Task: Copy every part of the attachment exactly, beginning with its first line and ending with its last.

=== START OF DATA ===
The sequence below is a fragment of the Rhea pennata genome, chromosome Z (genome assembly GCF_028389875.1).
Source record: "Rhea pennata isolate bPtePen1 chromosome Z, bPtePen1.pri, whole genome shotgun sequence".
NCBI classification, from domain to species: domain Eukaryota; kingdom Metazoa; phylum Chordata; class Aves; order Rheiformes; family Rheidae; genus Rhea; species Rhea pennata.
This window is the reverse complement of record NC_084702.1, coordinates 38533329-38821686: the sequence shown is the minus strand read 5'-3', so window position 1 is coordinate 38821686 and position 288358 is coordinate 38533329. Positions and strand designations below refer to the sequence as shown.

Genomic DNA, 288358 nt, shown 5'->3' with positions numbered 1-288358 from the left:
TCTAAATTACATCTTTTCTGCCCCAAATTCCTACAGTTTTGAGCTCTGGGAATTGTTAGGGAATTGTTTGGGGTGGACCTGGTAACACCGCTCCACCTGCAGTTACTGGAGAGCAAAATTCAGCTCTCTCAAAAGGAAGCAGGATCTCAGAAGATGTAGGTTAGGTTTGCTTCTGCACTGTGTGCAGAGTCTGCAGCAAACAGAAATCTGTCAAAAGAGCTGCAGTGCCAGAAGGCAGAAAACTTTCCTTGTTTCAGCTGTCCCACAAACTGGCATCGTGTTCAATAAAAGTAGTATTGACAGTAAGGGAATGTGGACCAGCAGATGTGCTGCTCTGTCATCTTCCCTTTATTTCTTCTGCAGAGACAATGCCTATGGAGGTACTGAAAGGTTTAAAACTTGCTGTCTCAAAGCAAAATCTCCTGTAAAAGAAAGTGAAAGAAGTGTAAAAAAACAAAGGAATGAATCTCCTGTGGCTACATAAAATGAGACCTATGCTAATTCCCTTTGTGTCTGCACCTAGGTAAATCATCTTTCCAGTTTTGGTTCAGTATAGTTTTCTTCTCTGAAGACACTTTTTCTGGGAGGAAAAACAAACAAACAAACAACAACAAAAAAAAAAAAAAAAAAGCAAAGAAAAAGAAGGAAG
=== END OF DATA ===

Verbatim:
The sequence below is a fragment of the Rhea pennata genome, chromosome Z (genome assembly GCF_028389875.1).
Source record: "Rhea pennata isolate bPtePen1 chromosome Z, bPtePen1.pri, whole genome shotgun sequence".
NCBI classification, from domain to species: domain Eukaryota; kingdom Metazoa; phylum Chordata; class Aves; order Rheiformes; family Rheidae; genus Rhea; species Rhea pennata.
This window is the reverse complement of record NC_084702.1, coordinates 38533329-38821686: the sequence shown is the minus strand read 5'-3', so window position 1 is coordinate 38821686 and position 288358 is coordinate 38533329. Positions and strand designations below refer to the sequence as shown.

Genomic DNA, 288358 nt, shown 5'->3' with positions numbered 1-288358 from the left:
TCTAAATTACATCTTTTCTGCCCCAAATTCCTACAGTTTTGAGCTCTGGGAATTGTTAGGGAATTGTTTGGGGTGGACCTGGTAACACCGCTCCACCTGCAGTTACTGGAGAGCAAAATTCAGCTCTCTCAAAAGGAAGCAGGATCTCAGAAGATGTAGGTTAGGTTTGCTTCTGCACTGTGTGCAGAGTCTGCAGCAAACAGAAATCTGTCAAAAGAGCTGCAGTGCCAGAAGGCAGAAAACTTTCCTTGTTTCAGCTGTCCCACAAACTGGCATCGTGTTCAATAAAAGTAGTATTGACAGTAAGGGAATGTGGACCAGCAGATGTGCTGCTCTGTCATCTTCCCTTTATTTCTTCTGCAGAGACAATGCCTATGGAGGTACTGAAAGGTTTAAAACTTGCTGTCTCAAAGCAAAATCTCCTGTAAAAGAAAGTGAAAGAAGTGTAAAAAAACAAAGGAATGAATCTCCTGTGGCTACATAAAATGAGACCTATGCTAATTCCCTTTGTGTCTGCACCTAGGTAAATCATCTTTCCAGTTTTGGTTCAGTATAGTTTTCTTCTCTGAAGACACTTTTTCTGGGAGGAAAAACAAACAAACAAACAACAACAAAAAAAAAAAAAAAAAAGCAAAGAAAAAGAAGGAAG